By Mike Pomranz
Updated June 01, 2015

Here’s how ordering typically works: You pick what you want off a menu, tell that order to a server and then the server relays that information to a cook who actually cooks your food. Now tech companies are looking for ways to cut out the middleman from ordering altogether.

Putmenu is the latest piece of technology aimed at turning ordering into a more direct process. In many ways, it resembles a traditional placemat in size and shape; but Putmenu—which is currently in the testing phase—is Bluetooth-enabled, allowing it to communicate with your smartphone. When your phone is placed on the mat, a phone app picks up the mat’s unique ID. Diners can then place their order via the app—information which is sent to a cloud-linked kitchen—and since all of the info is tagged to a specific seat, runners know exactly where to serve each order.

According to ITworld, “The app can save diners and staff time and can display restaurant menus in the user’s preferred language, reducing confusion for foreign tourists, said Tony Saito, CEO of US-based developer Putmenu, which plans field trials starting in July.” The company demoed the new system on Friday in Tokyo.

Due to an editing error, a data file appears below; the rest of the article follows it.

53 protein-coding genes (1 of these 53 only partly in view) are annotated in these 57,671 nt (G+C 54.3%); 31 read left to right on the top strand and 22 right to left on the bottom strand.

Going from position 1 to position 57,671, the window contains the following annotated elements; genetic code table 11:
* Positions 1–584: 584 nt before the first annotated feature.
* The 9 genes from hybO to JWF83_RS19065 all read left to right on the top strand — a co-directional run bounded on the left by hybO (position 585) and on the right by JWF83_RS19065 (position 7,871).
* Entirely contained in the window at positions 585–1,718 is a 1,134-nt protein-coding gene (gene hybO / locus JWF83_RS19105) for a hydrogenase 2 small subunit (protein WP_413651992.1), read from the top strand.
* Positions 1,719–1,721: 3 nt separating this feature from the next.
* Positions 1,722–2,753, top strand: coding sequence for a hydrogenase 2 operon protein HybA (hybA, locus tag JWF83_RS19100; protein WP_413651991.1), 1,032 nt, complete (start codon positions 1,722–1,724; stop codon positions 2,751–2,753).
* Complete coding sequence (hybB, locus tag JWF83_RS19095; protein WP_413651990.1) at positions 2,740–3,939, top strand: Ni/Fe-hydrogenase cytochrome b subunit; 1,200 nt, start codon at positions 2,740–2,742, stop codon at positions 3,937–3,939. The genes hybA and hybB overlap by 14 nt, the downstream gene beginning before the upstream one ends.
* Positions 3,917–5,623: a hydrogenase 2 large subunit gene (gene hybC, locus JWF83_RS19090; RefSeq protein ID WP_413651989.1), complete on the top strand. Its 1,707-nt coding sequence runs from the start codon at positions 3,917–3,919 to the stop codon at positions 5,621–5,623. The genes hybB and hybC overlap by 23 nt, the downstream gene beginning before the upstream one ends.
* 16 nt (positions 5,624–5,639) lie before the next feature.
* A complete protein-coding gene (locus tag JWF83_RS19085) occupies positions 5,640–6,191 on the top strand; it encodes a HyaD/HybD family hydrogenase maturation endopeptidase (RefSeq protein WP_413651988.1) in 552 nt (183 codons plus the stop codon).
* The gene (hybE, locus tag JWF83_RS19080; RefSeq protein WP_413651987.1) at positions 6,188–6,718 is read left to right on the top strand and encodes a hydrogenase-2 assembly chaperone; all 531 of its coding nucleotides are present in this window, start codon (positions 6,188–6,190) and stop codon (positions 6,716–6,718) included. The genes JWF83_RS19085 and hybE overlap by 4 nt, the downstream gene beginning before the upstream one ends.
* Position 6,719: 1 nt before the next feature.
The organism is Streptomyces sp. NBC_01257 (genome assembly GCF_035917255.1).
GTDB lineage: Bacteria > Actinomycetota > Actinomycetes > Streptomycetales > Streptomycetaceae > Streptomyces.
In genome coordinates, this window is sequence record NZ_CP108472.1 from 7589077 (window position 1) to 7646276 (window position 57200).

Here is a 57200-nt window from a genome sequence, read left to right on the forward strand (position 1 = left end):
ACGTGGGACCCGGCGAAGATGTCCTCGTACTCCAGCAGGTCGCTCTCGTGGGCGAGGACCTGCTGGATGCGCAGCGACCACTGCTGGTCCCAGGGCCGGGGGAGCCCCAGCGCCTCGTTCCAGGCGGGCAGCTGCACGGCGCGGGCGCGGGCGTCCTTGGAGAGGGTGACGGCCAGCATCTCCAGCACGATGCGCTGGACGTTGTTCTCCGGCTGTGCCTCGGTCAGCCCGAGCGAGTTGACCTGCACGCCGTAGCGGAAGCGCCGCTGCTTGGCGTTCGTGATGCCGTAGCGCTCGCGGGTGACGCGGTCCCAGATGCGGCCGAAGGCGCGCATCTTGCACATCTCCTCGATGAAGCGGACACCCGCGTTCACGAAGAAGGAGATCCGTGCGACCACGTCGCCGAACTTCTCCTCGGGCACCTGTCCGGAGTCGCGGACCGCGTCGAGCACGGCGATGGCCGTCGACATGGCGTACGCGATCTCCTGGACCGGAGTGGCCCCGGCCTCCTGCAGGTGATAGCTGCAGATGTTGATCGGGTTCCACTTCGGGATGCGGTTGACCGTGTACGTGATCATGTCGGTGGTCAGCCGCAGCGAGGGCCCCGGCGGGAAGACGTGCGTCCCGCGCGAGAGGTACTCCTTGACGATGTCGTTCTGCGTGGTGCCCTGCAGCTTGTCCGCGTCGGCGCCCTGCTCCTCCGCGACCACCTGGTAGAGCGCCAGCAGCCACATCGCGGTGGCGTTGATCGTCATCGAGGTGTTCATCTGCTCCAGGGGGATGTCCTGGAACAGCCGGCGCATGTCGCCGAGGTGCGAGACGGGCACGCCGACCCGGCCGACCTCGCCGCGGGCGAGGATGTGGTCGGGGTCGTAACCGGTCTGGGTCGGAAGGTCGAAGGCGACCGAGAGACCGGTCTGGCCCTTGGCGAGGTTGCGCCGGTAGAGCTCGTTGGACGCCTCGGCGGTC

Reducing interactions between diners and servers has seemingly become more popular of late. Big companies like Chili’s and Applebee’s have been adding tablets on tables to make ordering easier. Putmenu, which utilizes new PaperBeacon technology, goes one step further by allowing customers to order on their own device—a step that could theoretically save restaurants money, since PaperBeacons can cost less than buying a whole tablet.

The system reduces the social interaction that is dining out. But we’re already using our phones to avoid talking to the people we supposedly wanted to eat a meal with; why not add the waitress to the mix?